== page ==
Big News, Real News: Showing How News Works at in 2018

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We will show you how we do our jobs and you are free to tell us how we can do them better. We are fair, unbiased and transparent. Ask Questions:

By Nancy West,

I have been reporting news in New Hampshire for 30 years and consider myself aggressive when it comes to doing my job. But I have always bent over backwards to be fair, unbiased and ethical. I always think of myself as a human being first, reporter second. How would I want to be treated, especially if it were my ass in a sling.

Nancy West, NHBR photo

It may sound corny, but I think of the Golden Rule in those moments. That doesn’t mean I don’t do the hard stories, but treating others as we would want to be treated works in journalism. That means giving the other person or the other side of an issue ample opportunity to have his or her say. We can’t ignore bad or dishonest work. Our job is to expose it, especially if it involves your government, our government.

I am still surprised when talking with people finding out they have a totally false idea of how and why we do our job.

When I talk with non-journalists, I am shocked at how often we are held in low regard. Many people seem to think we are willing to go to any unethical length to “get” a story without regard to whether it is accurate or fair or even whether it matters to the public.

They think we “stick a microphone” in the face of grieving people to get a lot of hits on the Internet, apparently to get more money from advertisers. We apparently just want to “sell newspapers” and it doesn’t matter who gets hurt, whose reputation is harmed or how much “fake news” we spread.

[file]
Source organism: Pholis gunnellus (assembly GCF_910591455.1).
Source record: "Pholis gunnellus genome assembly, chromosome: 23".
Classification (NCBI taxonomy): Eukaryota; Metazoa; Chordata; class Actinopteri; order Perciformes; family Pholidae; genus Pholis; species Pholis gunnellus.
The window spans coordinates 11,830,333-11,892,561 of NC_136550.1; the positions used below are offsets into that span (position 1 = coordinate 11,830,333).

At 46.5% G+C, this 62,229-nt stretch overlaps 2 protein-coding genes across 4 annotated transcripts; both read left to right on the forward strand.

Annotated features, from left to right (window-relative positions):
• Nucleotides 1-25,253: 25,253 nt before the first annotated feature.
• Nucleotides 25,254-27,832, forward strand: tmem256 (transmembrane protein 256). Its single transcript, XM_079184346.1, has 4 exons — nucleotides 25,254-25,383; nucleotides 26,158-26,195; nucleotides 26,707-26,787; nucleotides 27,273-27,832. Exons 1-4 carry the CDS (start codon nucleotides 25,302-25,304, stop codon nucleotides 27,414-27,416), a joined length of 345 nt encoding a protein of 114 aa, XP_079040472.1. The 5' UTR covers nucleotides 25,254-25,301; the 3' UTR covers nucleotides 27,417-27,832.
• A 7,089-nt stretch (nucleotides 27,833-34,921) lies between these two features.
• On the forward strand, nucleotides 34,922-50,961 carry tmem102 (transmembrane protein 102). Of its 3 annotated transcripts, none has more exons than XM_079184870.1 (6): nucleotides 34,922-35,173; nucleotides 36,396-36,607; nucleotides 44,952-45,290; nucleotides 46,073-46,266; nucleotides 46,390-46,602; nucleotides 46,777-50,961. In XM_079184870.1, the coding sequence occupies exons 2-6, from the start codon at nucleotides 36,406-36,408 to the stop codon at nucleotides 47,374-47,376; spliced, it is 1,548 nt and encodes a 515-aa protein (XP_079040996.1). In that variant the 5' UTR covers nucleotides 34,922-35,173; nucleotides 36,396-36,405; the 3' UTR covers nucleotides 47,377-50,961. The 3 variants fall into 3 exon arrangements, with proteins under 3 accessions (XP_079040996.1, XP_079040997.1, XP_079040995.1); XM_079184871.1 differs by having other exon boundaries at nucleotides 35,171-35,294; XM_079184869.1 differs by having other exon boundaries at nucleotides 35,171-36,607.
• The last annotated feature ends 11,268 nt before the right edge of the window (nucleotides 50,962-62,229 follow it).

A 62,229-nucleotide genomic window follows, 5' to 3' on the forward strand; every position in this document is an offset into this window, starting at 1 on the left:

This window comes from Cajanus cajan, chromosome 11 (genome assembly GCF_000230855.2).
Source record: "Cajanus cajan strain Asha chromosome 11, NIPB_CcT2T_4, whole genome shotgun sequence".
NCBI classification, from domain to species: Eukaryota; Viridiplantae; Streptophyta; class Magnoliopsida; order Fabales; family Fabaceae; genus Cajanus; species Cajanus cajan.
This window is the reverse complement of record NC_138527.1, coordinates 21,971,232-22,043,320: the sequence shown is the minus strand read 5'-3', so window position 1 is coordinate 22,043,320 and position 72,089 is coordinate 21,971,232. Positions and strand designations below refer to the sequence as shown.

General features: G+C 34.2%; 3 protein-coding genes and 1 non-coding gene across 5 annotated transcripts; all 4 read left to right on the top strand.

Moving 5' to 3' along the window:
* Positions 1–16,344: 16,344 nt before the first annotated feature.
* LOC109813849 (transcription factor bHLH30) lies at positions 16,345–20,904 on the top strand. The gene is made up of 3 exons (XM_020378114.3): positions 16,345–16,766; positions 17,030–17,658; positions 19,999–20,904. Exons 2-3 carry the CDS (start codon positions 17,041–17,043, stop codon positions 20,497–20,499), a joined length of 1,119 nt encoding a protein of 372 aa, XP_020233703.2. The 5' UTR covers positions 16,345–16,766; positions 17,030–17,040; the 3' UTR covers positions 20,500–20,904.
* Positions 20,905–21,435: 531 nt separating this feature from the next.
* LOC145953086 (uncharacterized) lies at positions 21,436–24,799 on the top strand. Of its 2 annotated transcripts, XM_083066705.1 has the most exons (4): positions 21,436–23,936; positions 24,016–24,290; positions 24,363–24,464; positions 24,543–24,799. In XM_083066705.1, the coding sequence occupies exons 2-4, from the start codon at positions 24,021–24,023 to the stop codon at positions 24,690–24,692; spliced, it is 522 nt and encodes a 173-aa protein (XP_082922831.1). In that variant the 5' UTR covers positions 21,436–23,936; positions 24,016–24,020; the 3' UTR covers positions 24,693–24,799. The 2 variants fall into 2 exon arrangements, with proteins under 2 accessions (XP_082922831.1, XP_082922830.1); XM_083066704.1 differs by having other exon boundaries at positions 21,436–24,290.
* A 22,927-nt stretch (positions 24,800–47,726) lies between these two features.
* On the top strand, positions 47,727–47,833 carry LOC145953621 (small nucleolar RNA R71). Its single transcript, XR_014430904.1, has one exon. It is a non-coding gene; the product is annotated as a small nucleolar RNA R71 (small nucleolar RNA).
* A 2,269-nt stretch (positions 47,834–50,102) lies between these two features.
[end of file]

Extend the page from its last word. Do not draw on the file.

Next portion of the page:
We want to show you that isn’t true by showing you how we do our job. Starting today at, I will post an editor’s note in red at the beginning of every story that I report explaining how I chose to cover it and why it is news along with any relevant information that helps you understand why I wrote the story. I will ask our news writers to do the same.

In all my years as a journalist, I can think of only one instance where I thought a reporter crossed the line with the microphone in the face, but I think that was inexperience at work. Yes, I am sure some of you will point to “media frenzy” that comes when New Hampshire is the center of huge, national stories.

The Pam Smart murder trial and Space Shuttle Challenger disaster come to mind.  In hindsight, maybe we could have done better, but I think our biggest sin was simply that there were just too many of us and as we started tripping over each other, got caught looking stupid. This is especially sad because those stories really mattered to New Hampshire and especially the people whose lives they touched.

Yes, we want hits on the Internet. Yes, we want to sell ads, but only because we are writing and reporting news that matters to New Hampshire and we need to pay our writers. Here’s where you come in. Please find your way to support us.

You might be surprised how much of New Hampshire’s news is being generating from press releases from government and businesses because we have too few reporters. Some news outlets rewrite news releases and put a byline on the story. We don’t. We clearly state that we are printing a press release when the information needs to get out, but even then we usually try to get some response from an individual or group that may disagree or have a different opinion on the matter.

We want to be totally transparent and invite you to join us. is YOUR nonprofit News outlet. We are planning four get-togethers around New Hampshire to make sure we continue the tradition of real news in the Granite State. We need your help sponsoring and hosting them. email

I will write an update from time to time and hope you will hold us accountable. News matters. The Washington Post – in a slogan that originated with famed Watergate reporter Bob Woodward – says it best, “Democracy dies in darkness.”


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